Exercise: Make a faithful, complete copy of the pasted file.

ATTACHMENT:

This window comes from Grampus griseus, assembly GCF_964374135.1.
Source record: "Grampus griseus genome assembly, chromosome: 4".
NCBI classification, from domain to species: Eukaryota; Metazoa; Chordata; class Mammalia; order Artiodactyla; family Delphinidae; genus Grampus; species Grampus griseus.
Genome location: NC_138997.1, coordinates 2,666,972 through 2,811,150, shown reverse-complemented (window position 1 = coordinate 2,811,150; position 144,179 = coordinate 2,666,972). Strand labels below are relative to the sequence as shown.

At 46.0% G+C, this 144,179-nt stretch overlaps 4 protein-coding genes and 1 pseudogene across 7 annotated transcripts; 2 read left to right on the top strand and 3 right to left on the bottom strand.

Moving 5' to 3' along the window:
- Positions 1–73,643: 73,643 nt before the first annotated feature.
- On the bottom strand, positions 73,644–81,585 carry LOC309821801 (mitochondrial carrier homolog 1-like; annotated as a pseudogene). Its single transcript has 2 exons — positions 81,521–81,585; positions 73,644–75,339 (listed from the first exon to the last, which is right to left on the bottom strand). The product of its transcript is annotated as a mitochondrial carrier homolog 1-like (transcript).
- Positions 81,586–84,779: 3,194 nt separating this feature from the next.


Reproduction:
This window comes from Grampus griseus, assembly GCF_964374135.1.
Source record: "Grampus griseus genome assembly, chromosome: 4".
NCBI classification, from domain to species: Eukaryota; Metazoa; Chordata; class Mammalia; order Artiodactyla; family Delphinidae; genus Grampus; species Grampus griseus.
Genome location: NC_138997.1, coordinates 2,666,972 through 2,811,150, shown reverse-complemented (window position 1 = coordinate 2,811,150; position 144,179 = coordinate 2,666,972). Strand labels below are relative to the sequence as shown.

At 46.0% G+C, this 144,179-nt stretch overlaps 4 protein-coding genes and 1 pseudogene across 7 annotated transcripts; 2 read left to right on the top strand and 3 right to left on the bottom strand.

Moving 5' to 3' along the window:
- Positions 1–73,643: 73,643 nt before the first annotated feature.
- On the bottom strand, positions 73,644–81,585 carry LOC309821801 (mitochondrial carrier homolog 1-like; annotated as a pseudogene). Its single transcript has 2 exons — positions 81,521–81,585; positions 73,644–75,339 (listed from the first exon to the last, which is right to left on the bottom strand). The product of its transcript is annotated as a mitochondrial carrier homolog 1-like (transcript).
- Positions 81,586–84,779: 3,194 nt separating this feature from the next.